What was so strangely organic is that that’s just in one family. Everyone’s been in a Q&A where someone says that the specific yields to the universal. But in trying to take an ordinary American family, you’ve got the granddaughter and the daughter with a minimum wage and that’s not working. You’ve got the strand of what it’s like for Jesus and Angel to come to an area that is not thriving economically. And then you’ve got a man who, very late in his life, found a way to look at the lifelong effect of where he came of age and how, as a soldier that participated in combat in Southeast Asia. You’ve got these themes that are embedded in their lives.
But going into that, you don’t know that. When I first met Rob, I didn’t know Alicia was going to become part of his life. So that’s that weird thing that happens sometimes when you’re doing a documentary, where the subject defies the narrative, that there was going to be a little love story. You touch certain loaded subject matters, and the themes are numerous. It’s like a hook effect, where one theme will hook to the next, and you’re kind of pulled. Sometimes you feel like you’re being pulled too fast, like the subject gets way too complicated.
Did you feel that with Stray Dog?
Oh, at times, yes. A lot of material had to go by the wayside. In the editing—unless we were going to a [TV] series, with an hour about the Mexicans, an hour with Robin. We cut it down so much: the chili supper, the business meeting of the bike group—things that take time, but that aren’t necessarily high-stakes. I have a lot of patience for anthropology, I can sit and watch guys in southern Missouri figure out who’s gonna bring the onions, who’s gonna bring the whatnot to the potluck. I loved seeing men organize a potluck. Men are such an enigma to me often, that I almost like watching anything they do, except hurt each other. I’m sitting there going, “Oh my God, this is what happens when I’m not around.” Some stuff was just super-photogenic. There’s a lot of charity action there on the holidays, and one of the biggest bikers in their group, in a Santa suit, led to an interesting scene.
There was stuff with sexual identity. How is it addressed when the topic of gayness comes up, what does that look like in a community such as an enclave of southern Missouri? Firearms was a big theme, and the film doesn’t even go there. There was a fascinating scene in a bank, about finances, Ron trying to borrow some money. You could bring guns into the bank. The sign on the wall, in the same place where the signs normally say “No firearms beyond this point,” this sign said “Bring it in.” I was scared shitless of how in-depth anything to do with the Second Amendment is taken there. Ron has his own very deep views on that. I felt grateful just to be able to have a dialogue with someone who has views very different from my own.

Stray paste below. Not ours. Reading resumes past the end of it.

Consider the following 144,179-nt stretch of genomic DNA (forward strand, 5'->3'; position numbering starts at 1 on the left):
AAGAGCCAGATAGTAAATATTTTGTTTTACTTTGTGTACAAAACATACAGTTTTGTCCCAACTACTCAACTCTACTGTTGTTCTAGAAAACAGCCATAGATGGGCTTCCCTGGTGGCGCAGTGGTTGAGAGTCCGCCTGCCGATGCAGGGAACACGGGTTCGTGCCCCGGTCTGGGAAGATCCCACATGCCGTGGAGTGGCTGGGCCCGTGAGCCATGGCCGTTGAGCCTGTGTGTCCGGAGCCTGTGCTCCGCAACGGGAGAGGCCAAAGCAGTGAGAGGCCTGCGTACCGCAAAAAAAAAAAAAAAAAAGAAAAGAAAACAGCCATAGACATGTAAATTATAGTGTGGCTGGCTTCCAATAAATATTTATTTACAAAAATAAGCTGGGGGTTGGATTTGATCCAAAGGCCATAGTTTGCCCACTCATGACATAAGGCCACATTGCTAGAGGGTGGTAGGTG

How else were you affected by the time you spent there?
The heartland does render up a lot of its young blood. We are maybe in a place that we don’t want to see how close it is to other times in history where certain families are expected to give up their first-born. It feels biblical, sometimes, in the heartland. Some people want to serve, want to be in a tradition that’s been in their families for three, four generations. It’s a form of almost warrior nobility, it’s warrior culture. That’s very ancient. There’s sort of no culture, and no time in history, that doesn’t have that. I think what I did learn is the huge loss of that route of exit and opportunity when there’s not a wartime military. And that re-stratifies our class system more. Your class awareness, if it’s not already smashed open in New York City, is doubly so there. There’s no way out of it. It’s 24/7 contemplation of that, it’s in your face. The idea of food deserts, minimum wage, and being a starving obese person or a person whose body is being changed by the diet of poverty and living in poverty. That part you really, really feel.
Stray Dog is not one of those single-issue documentaries dealing with a big public social issue, but many of these issues come up naturally, and the film presents them in a way that leaves it up to the viewers to come to their own positions.
Some people feel it is hard to glean that or get that without voiceover or narration, or without on-camera interviews. Some people have felt uncomfortable about that with the film. And we did all that. We did many hours of interviews, direct to camera, with different people. We had translated interviews in Spanish, with English subtitles. But we ended up not using those structural elements that do more directly announce the themes.
I like doing films about ordinary people. And some people have said to me, Don’t be coy, Ron’s not ordinary. But Ron views himself as a salt-of-the-earth working-class man who has had military experience, who finds it easier to be heterosexual by being with people of a different culture. I get scared, because when you make a film about an individual, and you put them on a pedestal somehow, even though that wasn’t the intention—you know, “Oh this magnificent warm-hearted, burly teddy-bear with two immigrant stepsons”—sometimes I start to say: “What have I done to Ron?” He has a lot to him. And he is a deep-thinking individual. And he is also an ordinary American, in the sense that he’s lived a life that a lot of us live, or a lot of the people who live near him live. So that’s a challenge.
But at the same time, I’m still excited. I’d love to go back and make a narrative fiction and cast Ron and his neighbors, and make it about the dilemmas and quandaries and stakes that do exist in daily life. The issues of where you get your money, what happens when you don’t have it, what happens with foreclosure. What happens with wanting a hobby really bad and having bike payments that cause you to make bad choices. Picking out the issues that really are embedded in daily life, but showing that those too have stakes. How you solve them. How you navigate. How you have an American life that you can also not get weary of, not get beaten down by, and enjoy sometimes.